Jane Kenyon
People have a psychological habituation to feeding Jays. The Jays go from condo to condo and squawk loudly til the people come running with nuts to feed them. They are so overfed that their populations have grown to large numbers. I have become aware of them predating on all the songbird nestlings and fledglings in our area. They know exactly when the songbirds are repeatedly bringing bugs to their nestlings, and harrass the nestlings out of their cavity nests and eat them. Open nesters aren't successful either around the high population of Jays. Jays are part of the ecosystem, but our feeding them has enabled their populations to soar and defeat the nesting success of songbirds. I did gladly see the Ravens consume a nest of Jay nestlings too, but the Ravens 700% above normal populations now, are having their impacts on songbirds too, as I've seen them predate on Wilson and Yellow Warblers nests and others. They too watch and know when the nestlings are being fed, and swoop down on top of the nest and chow down. It would be so nice if humans could become aware of what their bird feeding habituation is causing. The Jays have plenty of food available to them in the summer. They don't need to be fed. They're omnivores, they eat plants, animals and birds. They can't eat all the food humans give them, so they bury it around the grounds, drawing in the rodents, the 2nd problem they cause. The Jays dominate our area and keep all the other wonderful birds out. Please people, become aware of your actions. Please stop feeding the Jays! Or if your psychological habituation is so great, then feed the Jays only in the winter, when the mammals are hibernating so we don't habituate the animals too to human food, and cause their populations to soar. Thankyou so much to whoever has this site about the reality of the Corvid family of Jays.
Jim Young
Yesterday we heard a noise in our backyard and went to investigate. A partridge (fully grown) was attempting to fly while a Blue Jay seemed to be attached to it's tail. They disappeared into the bush and the screaming (we couldn't determine if it was the blue jay or partridge or both) was terrifying. When my wife got to the edge of the bush she yelled at them and the screaming ceased. I went into the woods but could find nothing. I can understand a Blue Jay attacking a smaller bird but was quite surprised to witness this. Has anyone ever heard of a Blue Jay attacking a full grown partridge?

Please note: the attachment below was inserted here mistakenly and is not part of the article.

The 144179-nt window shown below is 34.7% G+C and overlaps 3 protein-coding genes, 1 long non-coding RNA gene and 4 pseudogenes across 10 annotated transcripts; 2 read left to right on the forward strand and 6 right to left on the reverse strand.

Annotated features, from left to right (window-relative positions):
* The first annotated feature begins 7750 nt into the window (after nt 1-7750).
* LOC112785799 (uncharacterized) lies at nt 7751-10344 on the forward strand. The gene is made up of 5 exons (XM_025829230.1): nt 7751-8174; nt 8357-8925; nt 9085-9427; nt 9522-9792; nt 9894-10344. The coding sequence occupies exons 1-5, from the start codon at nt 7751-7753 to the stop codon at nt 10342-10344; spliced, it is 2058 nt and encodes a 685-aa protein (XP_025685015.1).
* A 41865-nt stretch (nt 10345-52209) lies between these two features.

Cindy Barrow  in response to corners
Well, aren't you on a roll with your replies. lol Now are you sure you got everyone on this site that doesn't particularly like blue jays. I especially love your comment on the "man made" animals. How did you find out about our secret factory that mass produces domesticated pets-"just for us". Oh, that's right, you mentioned you have a Bengal cat, one of the biggest man made hybrid "pets" out there. Good job. :)
anonymous
Last summer, a robin used to sit atop a large evergreen tree in the evening and sing it's heart out for over 15-20 minutes. It was beautiful; I could have taped the singing. It seemed the whole neighborhood was quietly listening to this 'music'. This year, blue jays were in my yard, and I discovered this fully grown robin dead beside my garage. Need I say more?
corners  in response to anonymous
its illegal to kill blujays
corners  in response to Cindy Barrow
"the cycle of senseless killing?" Is it senseless? Because the nests that do survive with the parents that could fend off bluejays are better off now. As will their future offspring. There is a reason they say the strong survive and prey on the weak. The weak are generally sick or injured in the wild. People are naive if they think we can save every animal from being eaten in a non slaughter house way(because that's better, right?)
corners  in response to Cindy Barrow
" I don't believe that all creatures are necessary on this planet as they have evolved over thousands of years what they started out and were to begin with might have changed them enough to be something mean and aggressive, basically killing just to kil" Not even sure what this long rung on sentence is saying. Not too many things on this planet that just kill just to kill. Humans are definitely #1 at it.
corners  in response to ashley mcknight
"You ever watch a young bird get its brains pecked out by a blue jaydoesn't mean its okay and doesn't mean god intended it to be that way..." How else does a carnivore eat its food? Ever watch a lion eat its food? Heck, ever seen humans eat live seafood? People are so weak, its pitiful. Cant even stand nature anymore if it involves not all all of them surviving every day in harmony.